Can I use run-flat tires on an older car?
Dear Driving for Dollars,
I saw a TV commercial for a new car with tires that could be driven when flat. I live in a pretty rural area with spotty cellphone coverage and would love to know I wouldn’t get stranded by a flat tire, but I’m not ready to buy a new car.
Can I put these tires on an older car?
Yes, you probably can get run-flat tires for your older car.
Run-flat tires have been around for more than 15 years, but historically they were only available on cars that had originally been designed to accommodate them, since they need special wheels and suspension features. This limited the number of cars that could use them.
Now, run-flat technology can be had on almost any passenger car from 2008 and later. That was the model year when tire pressure monitoring systems became required in cars in the U.S.
DriveGuard from Bridgestone is one type of run-flat tire that can be installed on most 2008 model-year and newer passenger cars and will allow drivers to drive for up to 50 miles on a flat tire safely and still experience a similar ride, quality and performance as non-run-flat tires when fully inflated.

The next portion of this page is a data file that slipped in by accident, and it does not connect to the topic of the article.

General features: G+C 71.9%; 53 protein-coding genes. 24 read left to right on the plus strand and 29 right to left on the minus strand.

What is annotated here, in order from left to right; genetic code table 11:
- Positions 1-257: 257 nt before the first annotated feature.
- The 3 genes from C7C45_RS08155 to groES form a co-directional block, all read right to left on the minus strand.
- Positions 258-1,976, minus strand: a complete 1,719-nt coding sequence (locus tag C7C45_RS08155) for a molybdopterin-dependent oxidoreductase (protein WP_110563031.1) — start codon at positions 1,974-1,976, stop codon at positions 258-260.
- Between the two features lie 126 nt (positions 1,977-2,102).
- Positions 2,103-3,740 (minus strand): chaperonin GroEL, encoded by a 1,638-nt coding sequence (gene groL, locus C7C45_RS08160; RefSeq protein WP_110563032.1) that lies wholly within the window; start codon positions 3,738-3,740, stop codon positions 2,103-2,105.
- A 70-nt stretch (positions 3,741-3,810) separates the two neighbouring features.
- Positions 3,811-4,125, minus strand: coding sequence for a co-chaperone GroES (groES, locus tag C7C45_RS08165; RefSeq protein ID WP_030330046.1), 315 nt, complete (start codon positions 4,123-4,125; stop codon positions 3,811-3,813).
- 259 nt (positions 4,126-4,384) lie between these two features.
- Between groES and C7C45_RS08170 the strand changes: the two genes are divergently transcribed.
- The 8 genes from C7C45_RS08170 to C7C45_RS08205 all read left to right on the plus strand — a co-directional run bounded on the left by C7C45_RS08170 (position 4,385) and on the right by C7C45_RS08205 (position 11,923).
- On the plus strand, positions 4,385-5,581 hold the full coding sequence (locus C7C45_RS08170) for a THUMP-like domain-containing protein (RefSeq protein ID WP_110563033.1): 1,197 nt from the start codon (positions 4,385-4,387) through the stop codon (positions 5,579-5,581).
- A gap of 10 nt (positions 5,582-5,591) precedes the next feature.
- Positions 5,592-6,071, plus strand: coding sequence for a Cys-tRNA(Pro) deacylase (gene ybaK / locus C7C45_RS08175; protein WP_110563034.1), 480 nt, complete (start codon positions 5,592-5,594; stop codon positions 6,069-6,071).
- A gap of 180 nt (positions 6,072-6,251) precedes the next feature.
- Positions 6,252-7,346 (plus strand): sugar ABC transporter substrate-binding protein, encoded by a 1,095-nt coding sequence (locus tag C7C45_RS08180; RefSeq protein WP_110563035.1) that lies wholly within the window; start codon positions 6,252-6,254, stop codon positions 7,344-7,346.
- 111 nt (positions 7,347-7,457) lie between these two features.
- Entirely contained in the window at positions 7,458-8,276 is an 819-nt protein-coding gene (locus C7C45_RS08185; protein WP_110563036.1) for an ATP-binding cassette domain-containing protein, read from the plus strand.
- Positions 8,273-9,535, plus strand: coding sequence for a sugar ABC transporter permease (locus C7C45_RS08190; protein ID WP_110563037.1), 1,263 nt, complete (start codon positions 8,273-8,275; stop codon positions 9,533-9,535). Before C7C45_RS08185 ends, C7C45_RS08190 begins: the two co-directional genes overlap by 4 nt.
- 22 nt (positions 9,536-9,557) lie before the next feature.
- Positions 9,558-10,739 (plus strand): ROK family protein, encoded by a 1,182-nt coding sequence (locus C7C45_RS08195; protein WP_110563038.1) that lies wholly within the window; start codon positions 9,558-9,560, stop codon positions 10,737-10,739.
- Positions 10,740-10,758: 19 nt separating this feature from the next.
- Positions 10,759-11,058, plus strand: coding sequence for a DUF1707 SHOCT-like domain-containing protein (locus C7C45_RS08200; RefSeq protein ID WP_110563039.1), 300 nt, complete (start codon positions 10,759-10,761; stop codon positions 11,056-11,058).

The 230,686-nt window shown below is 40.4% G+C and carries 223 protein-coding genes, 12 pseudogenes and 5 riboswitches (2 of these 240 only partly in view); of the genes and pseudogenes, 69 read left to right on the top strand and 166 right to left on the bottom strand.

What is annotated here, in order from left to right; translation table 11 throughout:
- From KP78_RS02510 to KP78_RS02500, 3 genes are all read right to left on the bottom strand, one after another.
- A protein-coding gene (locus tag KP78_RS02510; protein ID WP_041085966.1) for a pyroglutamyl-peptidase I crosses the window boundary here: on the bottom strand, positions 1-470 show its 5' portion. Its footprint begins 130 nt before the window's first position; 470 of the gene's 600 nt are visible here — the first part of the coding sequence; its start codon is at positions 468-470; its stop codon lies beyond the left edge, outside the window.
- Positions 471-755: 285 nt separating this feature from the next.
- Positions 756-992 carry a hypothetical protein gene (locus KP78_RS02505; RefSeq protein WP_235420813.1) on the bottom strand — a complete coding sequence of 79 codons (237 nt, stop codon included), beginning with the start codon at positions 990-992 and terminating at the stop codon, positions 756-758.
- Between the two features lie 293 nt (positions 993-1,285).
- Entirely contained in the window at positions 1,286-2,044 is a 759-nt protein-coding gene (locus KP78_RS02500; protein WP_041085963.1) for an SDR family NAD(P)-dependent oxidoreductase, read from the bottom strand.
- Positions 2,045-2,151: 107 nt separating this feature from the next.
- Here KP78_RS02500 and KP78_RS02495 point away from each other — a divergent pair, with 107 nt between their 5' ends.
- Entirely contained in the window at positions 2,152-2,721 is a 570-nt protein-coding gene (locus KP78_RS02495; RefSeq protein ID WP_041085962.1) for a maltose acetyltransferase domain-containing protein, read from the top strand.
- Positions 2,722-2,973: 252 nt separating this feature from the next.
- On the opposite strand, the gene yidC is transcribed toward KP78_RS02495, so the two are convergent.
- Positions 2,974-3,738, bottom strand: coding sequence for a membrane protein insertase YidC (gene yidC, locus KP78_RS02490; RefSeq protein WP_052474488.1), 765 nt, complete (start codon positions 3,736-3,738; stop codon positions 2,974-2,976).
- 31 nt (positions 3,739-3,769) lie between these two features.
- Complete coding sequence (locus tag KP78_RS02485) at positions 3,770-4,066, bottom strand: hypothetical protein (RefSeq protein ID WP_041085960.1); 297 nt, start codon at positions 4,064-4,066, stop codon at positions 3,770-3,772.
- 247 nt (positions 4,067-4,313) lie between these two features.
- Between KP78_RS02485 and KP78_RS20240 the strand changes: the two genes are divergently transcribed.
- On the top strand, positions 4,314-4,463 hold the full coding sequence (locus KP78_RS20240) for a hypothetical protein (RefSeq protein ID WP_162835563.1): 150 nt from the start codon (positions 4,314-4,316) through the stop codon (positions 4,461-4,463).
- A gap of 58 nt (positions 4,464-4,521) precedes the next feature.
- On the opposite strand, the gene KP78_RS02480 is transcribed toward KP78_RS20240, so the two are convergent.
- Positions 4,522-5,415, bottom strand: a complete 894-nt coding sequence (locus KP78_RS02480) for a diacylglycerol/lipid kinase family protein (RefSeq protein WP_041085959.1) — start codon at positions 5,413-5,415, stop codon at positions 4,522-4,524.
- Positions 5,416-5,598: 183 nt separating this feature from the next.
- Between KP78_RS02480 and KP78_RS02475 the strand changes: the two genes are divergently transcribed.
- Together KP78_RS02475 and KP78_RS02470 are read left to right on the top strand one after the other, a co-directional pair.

TireRack.com recently conducted testing of run-flat tires at its 11.7-acre test facility and found that they performed as well as comparable tires that were conventional, non-run-flat technology and original equipment run-flat tires.
If you’re buying new tires, read how to choose new tires for your car.
Get more news, money-saving tips and expert advice by signing up for a free Bankrate newsletter.
Ask the adviser